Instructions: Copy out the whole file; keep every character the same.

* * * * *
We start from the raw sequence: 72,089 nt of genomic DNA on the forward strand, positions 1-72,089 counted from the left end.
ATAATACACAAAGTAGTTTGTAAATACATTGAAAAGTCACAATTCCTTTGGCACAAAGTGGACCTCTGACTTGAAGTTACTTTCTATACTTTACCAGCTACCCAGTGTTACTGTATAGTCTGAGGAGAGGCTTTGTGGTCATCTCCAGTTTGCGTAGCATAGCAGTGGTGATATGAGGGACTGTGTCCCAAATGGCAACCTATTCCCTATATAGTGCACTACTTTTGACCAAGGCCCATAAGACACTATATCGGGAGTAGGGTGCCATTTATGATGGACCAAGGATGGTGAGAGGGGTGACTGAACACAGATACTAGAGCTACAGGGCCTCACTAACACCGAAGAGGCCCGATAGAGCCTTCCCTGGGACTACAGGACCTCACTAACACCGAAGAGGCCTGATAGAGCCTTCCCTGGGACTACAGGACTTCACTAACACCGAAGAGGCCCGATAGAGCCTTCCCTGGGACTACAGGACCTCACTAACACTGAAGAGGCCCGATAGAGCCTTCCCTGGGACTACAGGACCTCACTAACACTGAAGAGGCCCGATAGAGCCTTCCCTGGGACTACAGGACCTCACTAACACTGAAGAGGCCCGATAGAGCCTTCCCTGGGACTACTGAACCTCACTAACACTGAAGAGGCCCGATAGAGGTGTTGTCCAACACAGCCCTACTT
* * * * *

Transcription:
We start from the raw sequence: 72,089 nt of genomic DNA on the forward strand, positions 1-72,089 counted from the left end.
ATAATACACAAAGTAGTTTGTAAATACATTGAAAAGTCACAATTCCTTTGGCACAAAGTGGACCTCTGACTTGAAGTTACTTTCTATACTTTACCAGCTACCCAGTGTTACTGTATAGTCTGAGGAGAGGCTTTGTGGTCATCTCCAGTTTGCGTAGCATAGCAGTGGTGATATGAGGGACTGTGTCCCAAATGGCAACCTATTCCCTATATAGTGCACTACTTTTGACCAAGGCCCATAAGACACTATATCGGGAGTAGGGTGCCATTTATGATGGACCAAGGATGGTGAGAGGGGTGACTGAACACAGATACTAGAGCTACAGGGCCTCACTAACACCGAAGAGGCCCGATAGAGCCTTCCCTGGGACTACAGGACCTCACTAACACCGAAGAGGCCTGATAGAGCCTTCCCTGGGACTACAGGACTTCACTAACACCGAAGAGGCCCGATAGAGCCTTCCCTGGGACTACAGGACCTCACTAACACTGAAGAGGCCCGATAGAGCCTTCCCTGGGACTACAGGACCTCACTAACACTGAAGAGGCCCGATAGAGCCTTCCCTGGGACTACAGGACCTCACTAACACTGAAGAGGCCCGATAGAGCCTTCCCTGGGACTACTGAACCTCACTAACACTGAAGAGGCCCGATAGAGGTGTTGTCCAACACAGCCCTACTT